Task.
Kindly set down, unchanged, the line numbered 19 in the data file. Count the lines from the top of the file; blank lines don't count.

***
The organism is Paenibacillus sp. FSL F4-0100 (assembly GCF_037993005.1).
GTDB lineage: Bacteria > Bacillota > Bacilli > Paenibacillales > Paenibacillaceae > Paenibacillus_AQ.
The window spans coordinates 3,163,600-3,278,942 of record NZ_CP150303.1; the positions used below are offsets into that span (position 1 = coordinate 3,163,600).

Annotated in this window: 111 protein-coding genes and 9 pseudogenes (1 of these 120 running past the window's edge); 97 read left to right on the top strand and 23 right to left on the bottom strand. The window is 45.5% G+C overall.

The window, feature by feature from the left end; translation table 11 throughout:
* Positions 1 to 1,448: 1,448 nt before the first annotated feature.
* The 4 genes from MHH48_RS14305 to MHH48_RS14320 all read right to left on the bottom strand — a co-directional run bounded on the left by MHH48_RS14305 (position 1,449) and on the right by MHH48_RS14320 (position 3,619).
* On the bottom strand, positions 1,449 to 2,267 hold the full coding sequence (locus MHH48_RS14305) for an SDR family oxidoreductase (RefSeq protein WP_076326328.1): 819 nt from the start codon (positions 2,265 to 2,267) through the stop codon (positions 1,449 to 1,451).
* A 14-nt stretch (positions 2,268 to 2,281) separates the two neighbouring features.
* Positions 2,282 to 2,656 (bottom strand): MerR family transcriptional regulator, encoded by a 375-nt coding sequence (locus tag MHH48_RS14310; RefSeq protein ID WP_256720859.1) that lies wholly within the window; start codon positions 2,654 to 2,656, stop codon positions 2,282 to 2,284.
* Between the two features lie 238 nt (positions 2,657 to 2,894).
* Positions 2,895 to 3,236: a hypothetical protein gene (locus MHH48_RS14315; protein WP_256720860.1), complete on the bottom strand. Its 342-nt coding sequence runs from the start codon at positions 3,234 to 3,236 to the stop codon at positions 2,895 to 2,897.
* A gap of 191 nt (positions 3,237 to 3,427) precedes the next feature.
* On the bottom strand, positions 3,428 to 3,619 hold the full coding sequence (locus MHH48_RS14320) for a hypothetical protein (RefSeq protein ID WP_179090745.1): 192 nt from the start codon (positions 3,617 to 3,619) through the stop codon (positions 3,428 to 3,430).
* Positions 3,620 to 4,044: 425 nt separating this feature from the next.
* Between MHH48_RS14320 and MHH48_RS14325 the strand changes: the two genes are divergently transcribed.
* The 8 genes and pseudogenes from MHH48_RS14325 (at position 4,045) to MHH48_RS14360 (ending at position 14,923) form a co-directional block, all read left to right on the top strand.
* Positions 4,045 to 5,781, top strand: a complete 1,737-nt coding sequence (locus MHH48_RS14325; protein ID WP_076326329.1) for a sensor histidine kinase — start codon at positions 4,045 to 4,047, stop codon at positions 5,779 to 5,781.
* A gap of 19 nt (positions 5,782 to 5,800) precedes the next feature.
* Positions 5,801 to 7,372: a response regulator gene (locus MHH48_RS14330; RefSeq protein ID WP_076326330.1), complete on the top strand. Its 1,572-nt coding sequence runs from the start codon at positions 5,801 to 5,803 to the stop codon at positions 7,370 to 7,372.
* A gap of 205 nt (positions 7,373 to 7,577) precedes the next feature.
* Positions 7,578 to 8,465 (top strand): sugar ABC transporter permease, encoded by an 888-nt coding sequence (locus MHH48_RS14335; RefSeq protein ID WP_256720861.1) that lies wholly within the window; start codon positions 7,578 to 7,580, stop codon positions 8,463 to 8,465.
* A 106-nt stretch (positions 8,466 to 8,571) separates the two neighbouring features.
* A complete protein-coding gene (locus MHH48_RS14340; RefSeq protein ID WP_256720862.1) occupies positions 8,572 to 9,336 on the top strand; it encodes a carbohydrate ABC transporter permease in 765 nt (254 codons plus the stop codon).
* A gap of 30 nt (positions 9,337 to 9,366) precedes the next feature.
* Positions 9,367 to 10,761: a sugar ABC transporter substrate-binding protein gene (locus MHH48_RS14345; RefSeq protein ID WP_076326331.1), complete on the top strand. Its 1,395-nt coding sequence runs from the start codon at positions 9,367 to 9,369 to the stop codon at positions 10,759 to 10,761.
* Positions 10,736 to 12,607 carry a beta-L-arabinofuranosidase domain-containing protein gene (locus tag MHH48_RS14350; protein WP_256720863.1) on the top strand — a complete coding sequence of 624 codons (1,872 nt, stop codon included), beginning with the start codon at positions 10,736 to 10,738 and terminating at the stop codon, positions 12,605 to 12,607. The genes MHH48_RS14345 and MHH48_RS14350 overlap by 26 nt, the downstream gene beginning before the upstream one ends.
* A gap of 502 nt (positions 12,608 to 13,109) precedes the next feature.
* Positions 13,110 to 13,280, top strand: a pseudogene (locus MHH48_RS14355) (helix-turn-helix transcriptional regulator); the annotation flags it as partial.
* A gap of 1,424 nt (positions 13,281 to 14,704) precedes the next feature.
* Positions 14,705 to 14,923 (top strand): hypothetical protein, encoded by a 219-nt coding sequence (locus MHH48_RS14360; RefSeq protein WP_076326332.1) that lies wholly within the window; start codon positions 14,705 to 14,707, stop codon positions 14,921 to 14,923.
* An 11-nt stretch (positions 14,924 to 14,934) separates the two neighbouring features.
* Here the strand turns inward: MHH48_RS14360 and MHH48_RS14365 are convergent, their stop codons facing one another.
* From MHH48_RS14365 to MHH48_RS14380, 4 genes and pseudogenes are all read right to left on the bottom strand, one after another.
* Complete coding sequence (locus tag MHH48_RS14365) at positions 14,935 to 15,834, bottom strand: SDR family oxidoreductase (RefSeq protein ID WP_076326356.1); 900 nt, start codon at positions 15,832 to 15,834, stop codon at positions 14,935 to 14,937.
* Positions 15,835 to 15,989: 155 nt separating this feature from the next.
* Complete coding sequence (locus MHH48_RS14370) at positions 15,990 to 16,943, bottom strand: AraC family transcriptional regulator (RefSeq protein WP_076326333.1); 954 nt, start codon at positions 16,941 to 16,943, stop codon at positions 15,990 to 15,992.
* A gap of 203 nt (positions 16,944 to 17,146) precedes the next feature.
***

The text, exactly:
* A gap of 19 nt (positions 5,782 to 5,800) precedes the next feature.